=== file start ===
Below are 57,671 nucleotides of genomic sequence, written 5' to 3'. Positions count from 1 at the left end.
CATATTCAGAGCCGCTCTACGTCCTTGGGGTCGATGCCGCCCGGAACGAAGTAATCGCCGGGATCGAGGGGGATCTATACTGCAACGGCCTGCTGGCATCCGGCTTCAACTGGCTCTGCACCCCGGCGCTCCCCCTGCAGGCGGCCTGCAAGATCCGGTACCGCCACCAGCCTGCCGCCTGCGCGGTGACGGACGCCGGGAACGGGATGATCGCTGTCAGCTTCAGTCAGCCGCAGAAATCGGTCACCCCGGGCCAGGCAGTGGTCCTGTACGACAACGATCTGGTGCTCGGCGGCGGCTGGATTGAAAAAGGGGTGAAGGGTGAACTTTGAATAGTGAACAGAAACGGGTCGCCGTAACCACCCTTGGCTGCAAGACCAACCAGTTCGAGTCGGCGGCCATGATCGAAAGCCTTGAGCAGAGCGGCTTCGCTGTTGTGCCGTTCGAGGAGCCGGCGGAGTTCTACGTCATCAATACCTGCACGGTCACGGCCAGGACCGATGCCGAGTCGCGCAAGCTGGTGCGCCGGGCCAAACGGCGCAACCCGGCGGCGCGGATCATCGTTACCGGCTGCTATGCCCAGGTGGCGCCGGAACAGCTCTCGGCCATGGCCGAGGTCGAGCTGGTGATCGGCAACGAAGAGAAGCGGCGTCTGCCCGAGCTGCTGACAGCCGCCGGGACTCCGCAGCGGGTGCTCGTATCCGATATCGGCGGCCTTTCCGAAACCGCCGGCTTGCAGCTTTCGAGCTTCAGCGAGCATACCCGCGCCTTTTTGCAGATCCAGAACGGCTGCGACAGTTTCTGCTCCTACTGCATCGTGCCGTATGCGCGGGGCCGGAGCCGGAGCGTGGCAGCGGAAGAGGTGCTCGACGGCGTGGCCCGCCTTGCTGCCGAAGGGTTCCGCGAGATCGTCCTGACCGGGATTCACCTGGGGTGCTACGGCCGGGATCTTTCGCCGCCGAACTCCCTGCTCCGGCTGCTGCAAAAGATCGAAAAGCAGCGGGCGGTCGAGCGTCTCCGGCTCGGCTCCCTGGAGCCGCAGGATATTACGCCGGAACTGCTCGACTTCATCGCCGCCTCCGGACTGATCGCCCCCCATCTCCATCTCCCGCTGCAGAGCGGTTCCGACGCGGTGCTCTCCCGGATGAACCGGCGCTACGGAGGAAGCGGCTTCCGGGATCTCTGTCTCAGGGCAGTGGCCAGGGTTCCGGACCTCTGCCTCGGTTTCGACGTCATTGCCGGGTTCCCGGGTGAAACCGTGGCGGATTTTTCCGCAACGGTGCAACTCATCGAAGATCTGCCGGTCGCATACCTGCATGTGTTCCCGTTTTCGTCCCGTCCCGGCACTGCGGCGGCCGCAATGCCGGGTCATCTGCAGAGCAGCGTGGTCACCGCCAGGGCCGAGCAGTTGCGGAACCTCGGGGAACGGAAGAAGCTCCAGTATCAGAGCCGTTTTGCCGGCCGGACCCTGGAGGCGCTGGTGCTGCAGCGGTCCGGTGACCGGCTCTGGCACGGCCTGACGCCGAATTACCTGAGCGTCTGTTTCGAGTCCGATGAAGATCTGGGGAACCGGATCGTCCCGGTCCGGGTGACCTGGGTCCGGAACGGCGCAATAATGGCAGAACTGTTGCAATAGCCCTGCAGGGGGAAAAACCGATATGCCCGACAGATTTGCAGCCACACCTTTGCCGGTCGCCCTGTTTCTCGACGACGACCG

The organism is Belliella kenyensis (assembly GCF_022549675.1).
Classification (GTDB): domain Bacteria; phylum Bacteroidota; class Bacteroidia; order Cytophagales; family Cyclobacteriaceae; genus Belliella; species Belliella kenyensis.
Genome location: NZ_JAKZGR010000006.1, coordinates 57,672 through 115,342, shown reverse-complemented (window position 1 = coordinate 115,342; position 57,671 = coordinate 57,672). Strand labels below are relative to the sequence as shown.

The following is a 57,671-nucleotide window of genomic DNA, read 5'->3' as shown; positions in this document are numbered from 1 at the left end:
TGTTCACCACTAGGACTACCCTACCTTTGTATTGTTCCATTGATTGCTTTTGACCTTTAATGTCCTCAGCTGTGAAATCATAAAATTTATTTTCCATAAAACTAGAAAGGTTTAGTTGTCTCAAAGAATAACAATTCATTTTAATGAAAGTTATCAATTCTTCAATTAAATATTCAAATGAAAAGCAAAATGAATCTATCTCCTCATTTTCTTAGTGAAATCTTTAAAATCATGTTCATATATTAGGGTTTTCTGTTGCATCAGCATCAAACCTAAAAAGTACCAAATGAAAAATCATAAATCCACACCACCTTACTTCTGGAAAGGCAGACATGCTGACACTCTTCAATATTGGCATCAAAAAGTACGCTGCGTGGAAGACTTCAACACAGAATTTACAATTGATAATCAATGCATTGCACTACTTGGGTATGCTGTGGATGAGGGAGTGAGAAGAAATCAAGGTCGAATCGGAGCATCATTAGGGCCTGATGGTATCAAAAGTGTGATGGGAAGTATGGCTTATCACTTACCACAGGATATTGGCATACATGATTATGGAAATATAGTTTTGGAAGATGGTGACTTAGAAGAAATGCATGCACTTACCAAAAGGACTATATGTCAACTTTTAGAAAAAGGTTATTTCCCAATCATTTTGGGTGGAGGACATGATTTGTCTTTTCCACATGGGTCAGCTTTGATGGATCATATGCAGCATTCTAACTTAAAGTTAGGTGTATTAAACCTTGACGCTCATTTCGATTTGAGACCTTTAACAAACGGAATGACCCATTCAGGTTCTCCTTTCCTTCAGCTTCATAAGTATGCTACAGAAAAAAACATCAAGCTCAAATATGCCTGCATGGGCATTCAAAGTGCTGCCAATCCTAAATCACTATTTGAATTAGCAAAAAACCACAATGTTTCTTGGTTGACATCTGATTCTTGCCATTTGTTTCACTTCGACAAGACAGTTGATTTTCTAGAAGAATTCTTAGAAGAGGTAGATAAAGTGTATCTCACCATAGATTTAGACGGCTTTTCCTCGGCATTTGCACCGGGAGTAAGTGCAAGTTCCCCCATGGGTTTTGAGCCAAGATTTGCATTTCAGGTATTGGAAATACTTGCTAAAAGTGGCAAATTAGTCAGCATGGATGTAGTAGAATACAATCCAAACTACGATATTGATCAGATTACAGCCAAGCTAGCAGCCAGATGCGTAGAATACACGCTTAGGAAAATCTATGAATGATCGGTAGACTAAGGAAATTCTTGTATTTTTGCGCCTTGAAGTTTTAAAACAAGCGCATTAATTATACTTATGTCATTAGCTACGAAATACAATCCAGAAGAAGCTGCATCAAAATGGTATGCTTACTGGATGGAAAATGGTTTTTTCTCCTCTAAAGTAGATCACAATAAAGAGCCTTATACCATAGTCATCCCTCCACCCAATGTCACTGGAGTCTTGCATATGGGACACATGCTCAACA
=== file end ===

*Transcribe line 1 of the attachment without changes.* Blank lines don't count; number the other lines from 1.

Below are 57,671 nucleotides of genomic sequence, written 5' to 3'. Positions count from 1 at the left end.